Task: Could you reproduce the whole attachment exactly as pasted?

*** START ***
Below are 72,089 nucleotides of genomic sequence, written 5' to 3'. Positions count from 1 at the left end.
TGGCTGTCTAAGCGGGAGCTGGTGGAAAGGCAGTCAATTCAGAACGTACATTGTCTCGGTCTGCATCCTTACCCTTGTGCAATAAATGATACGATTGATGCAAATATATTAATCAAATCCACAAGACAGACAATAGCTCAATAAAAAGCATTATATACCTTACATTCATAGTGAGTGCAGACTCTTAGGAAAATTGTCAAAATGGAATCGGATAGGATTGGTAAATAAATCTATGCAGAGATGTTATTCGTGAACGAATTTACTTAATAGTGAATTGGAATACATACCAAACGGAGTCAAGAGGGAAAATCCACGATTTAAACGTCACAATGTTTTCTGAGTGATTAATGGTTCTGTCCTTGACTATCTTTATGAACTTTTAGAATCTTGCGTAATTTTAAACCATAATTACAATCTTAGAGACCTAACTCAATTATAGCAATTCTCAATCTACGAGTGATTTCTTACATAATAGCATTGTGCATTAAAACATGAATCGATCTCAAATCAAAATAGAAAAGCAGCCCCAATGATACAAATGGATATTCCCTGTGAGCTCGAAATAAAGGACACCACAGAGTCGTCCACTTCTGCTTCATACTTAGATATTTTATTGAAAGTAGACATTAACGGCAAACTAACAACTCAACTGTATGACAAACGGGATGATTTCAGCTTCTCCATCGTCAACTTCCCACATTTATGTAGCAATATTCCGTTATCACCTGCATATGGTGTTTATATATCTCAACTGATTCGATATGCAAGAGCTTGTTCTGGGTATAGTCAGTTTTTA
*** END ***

Below are 72,089 nucleotides of genomic sequence, written 5' to 3'. Positions count from 1 at the left end.
TGGCTGTCTAAGCGGGAGCTGGTGGAAAGGCAGTCAATTCAGAACGTACATTGTCTCGGTCTGCATCCTTACCCTTGTGCAATAAATGATACGATTGATGCAAATATATTAATCAAATCCACAAGACAGACAATAGCTCAATAAAAAGCATTATATACCTTACATTCATAGTGAGTGCAGACTCTTAGGAAAATTGTCAAAATGGAATCGGATAGGATTGGTAAATAAATCTATGCAGAGATGTTATTCGTGAACGAATTTACTTAATAGTGAATTGGAATACATACCAAACGGAGTCAAGAGGGAAAATCCACGATTTAAACGTCACAATGTTTTCTGAGTGATTAATGGTTCTGTCCTTGACTATCTTTATGAACTTTTAGAATCTTGCGTAATTTTAAACCATAATTACAATCTTAGAGACCTAACTCAATTATAGCAATTCTCAATCTACGAGTGATTTCTTACATAATAGCATTGTGCATTAAAACATGAATCGATCTCAAATCAAAATAGAAAAGCAGCCCCAATGATACAAATGGATATTCCCTGTGAGCTCGAAATAAAGGACACCACAGAGTCGTCCACTTCTGCTTCATACTTAGATATTTTATTGAAAGTAGACATTAACGGCAAACTAACAACTCAACTGTATGACAAACGGGATGATTTCAGCTTCTCCATCGTCAACTTCCCACATTTATGTAGCAATATTCCGTTATCACCTGCATATGGTGTTTATATATCTCAACTGATTCGATATGCAAGAGCTTGTTCTGGGTATAGTCAGTTTTTA